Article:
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ARS Home » Pacific West Area » Albany, California » Western Regional Research Center » Foodborne Toxin Detection and Prevention Research » Research » Publications at this Location » Publication #318545

Title: Targeted antifungal intervention via chemo-biological approaches: Maintaining microbiome dynamics

item Kim, Jong Heon
item Chan, Kathleen - Kathy
item Cheng, Luisa

Submitted to: Meeting Abstract
Publication Type: Abstract Only
Publication Acceptance Date: 7/28/2015
Publication Date: 9/10/2015
Citation: Kim, J.H., Chan, K.L., Cheng, L.W. 2015. Targeted antifungal intervention via chemo-biological approaches: Maintaining microbiome dynamics. Meeting Abstract. Poster No. 4.

Interpretive Summary:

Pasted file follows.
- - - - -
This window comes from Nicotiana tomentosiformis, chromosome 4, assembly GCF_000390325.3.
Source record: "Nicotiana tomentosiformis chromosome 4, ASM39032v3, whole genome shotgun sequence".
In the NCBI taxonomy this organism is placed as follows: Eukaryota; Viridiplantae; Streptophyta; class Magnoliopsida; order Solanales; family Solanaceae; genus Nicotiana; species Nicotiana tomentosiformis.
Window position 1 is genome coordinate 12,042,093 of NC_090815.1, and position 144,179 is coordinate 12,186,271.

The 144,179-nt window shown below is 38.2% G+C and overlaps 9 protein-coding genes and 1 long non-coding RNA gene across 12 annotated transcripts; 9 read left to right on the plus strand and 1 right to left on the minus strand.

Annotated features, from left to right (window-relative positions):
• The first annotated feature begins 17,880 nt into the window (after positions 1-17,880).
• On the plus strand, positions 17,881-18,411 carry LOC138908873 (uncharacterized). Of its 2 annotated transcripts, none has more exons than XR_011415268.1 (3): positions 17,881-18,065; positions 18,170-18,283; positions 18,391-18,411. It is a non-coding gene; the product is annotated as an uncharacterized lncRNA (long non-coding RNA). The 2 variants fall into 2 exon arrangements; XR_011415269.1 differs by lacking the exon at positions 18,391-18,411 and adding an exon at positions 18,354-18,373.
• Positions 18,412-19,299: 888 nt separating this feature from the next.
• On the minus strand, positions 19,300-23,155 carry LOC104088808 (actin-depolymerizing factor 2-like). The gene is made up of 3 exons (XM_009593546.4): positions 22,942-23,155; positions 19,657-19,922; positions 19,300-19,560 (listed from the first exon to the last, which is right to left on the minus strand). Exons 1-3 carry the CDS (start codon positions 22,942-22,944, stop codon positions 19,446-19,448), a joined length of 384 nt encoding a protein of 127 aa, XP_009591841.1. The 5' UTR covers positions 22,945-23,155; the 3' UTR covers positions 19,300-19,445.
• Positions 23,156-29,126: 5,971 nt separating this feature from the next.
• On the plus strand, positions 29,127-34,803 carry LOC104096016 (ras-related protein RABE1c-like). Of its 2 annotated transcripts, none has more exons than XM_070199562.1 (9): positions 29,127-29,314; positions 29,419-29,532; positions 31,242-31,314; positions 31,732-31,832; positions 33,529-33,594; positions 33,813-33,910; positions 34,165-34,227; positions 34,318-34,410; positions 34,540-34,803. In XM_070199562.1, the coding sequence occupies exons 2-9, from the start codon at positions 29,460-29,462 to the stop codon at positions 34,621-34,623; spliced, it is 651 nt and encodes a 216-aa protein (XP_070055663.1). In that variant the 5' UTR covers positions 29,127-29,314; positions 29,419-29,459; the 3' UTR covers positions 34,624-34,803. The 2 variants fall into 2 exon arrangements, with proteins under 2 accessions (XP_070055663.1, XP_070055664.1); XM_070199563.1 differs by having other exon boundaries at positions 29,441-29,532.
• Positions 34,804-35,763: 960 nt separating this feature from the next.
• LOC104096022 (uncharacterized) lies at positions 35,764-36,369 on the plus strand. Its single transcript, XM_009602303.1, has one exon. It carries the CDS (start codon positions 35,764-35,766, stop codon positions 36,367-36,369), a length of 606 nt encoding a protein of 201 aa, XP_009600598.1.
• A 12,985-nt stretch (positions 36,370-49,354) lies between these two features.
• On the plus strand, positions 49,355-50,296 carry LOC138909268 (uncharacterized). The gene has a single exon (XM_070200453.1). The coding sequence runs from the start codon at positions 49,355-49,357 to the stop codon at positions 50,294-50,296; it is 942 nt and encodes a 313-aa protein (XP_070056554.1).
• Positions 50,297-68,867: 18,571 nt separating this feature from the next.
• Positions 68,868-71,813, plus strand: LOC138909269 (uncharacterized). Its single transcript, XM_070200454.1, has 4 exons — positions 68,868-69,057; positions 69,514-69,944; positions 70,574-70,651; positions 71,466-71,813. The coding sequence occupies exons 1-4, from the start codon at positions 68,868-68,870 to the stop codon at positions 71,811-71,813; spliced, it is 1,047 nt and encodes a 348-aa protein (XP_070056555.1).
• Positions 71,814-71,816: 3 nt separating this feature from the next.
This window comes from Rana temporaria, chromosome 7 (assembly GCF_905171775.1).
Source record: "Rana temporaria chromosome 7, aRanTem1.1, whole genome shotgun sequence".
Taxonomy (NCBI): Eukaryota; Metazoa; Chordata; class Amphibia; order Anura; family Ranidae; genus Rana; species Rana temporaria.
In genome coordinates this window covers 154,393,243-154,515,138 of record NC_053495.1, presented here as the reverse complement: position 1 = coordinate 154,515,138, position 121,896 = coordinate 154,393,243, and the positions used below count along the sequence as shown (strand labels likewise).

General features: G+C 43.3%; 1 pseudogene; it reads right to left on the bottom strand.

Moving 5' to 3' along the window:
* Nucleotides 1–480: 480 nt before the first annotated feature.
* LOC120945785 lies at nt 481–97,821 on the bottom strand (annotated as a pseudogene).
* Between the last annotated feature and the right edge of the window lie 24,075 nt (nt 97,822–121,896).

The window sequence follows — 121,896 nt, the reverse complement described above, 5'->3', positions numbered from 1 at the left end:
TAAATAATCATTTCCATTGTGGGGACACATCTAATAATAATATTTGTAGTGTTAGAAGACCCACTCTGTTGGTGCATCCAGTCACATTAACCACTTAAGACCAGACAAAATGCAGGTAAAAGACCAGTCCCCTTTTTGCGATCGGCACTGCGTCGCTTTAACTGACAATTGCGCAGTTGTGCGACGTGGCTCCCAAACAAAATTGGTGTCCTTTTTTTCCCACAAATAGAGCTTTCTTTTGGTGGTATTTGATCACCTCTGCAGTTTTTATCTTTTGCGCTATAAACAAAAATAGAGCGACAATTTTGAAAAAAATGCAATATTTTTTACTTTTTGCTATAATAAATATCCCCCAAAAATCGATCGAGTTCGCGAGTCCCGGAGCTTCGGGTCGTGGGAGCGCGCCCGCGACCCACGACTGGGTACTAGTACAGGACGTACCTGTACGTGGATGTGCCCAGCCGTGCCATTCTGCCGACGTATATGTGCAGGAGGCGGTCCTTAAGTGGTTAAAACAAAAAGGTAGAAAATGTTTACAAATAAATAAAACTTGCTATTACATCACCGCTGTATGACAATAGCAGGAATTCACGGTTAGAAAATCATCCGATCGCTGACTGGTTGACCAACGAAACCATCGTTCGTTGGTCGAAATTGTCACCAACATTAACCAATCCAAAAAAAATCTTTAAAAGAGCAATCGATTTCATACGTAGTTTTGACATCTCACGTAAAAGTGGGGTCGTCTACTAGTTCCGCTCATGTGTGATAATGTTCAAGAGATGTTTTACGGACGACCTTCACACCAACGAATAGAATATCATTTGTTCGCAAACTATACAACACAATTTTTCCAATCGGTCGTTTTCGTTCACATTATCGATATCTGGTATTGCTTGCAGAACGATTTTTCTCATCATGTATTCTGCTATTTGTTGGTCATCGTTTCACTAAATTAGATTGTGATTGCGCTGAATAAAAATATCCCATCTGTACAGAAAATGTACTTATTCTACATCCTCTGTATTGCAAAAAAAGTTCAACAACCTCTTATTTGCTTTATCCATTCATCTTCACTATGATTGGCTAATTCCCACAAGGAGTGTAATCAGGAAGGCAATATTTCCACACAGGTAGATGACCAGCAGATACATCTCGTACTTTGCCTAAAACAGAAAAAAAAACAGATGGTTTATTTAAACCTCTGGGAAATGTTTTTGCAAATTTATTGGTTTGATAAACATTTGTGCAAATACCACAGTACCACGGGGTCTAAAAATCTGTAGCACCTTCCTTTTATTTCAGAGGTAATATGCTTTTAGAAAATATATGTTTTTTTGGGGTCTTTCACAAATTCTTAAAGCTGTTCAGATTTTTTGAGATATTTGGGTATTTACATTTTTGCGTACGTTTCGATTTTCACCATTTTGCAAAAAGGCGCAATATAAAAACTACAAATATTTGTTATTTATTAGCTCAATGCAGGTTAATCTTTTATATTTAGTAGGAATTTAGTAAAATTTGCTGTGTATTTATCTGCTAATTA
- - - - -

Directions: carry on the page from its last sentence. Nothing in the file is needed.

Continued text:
Technical Abstract: The mycobiome, namely the fungal microbiome, plays an important role in human health by maintaining the dynamics of the overall microbiome. Therefore, strategies to overcome the outgrowth of fungi or to prevent their transition from commensals to pathogens are crucial for public health. Considering the complex link between the mycobiome and other biomes, antifungal intervention strategies having effects only on targeted species are highly desirable. Control of infective fungi, e.g., causative agents for aspergillosis, candidiasis, cryptococcosis or producers of toxic secondary metabolites, is problematic as effective antimycotic agents are often very limited. Moreover, the expansion of fungal resistance to commercial drugs is a global human health issue. Consequently, there is persistent need to enhance the effectiveness of conventional antimycotic agents or discover/develop new intervention strategies. Resistance of fungal pathogens to antimycotic agents frequently involves mutations triggered by environmental stressors. In fungi, stress signals resulting from oxidative/cell wall stress are integrated into the upstream mitogen-activated protein kinase (MAPK) signalling pathways that regulate genes countering the stress. Of note, mutations in MAPK signalling system result in fungal tolerance to antimycotic agents. Many natural compounds are promising antimycotic agents/leads due to their ability to disrupt fungal defense response systems. Furthermore, natural compounds could serve as chemical probes to identify new antifungal mechanisms of action (MOA). In a chemo-biological platform to achieve targeted antifungal intervention, the model yeast Saccharomyces cerevisiae served as a functional tool for identifying MOA of redox-active/cell wall disrupting agents. This also enabled the discovery of new utility for known compounds or the utilization of the natural compounds as chemosensitizing agents to enhance the efficacy of conventional antimycotic agents. Collectively, chemo-biological approaches lead to the development of novel intervention strategies, which enhance the drug susceptibility of targeted fungi, overcome fungal tolerance to conventional drugs, and ensure the maintenance of microbiome dynamics.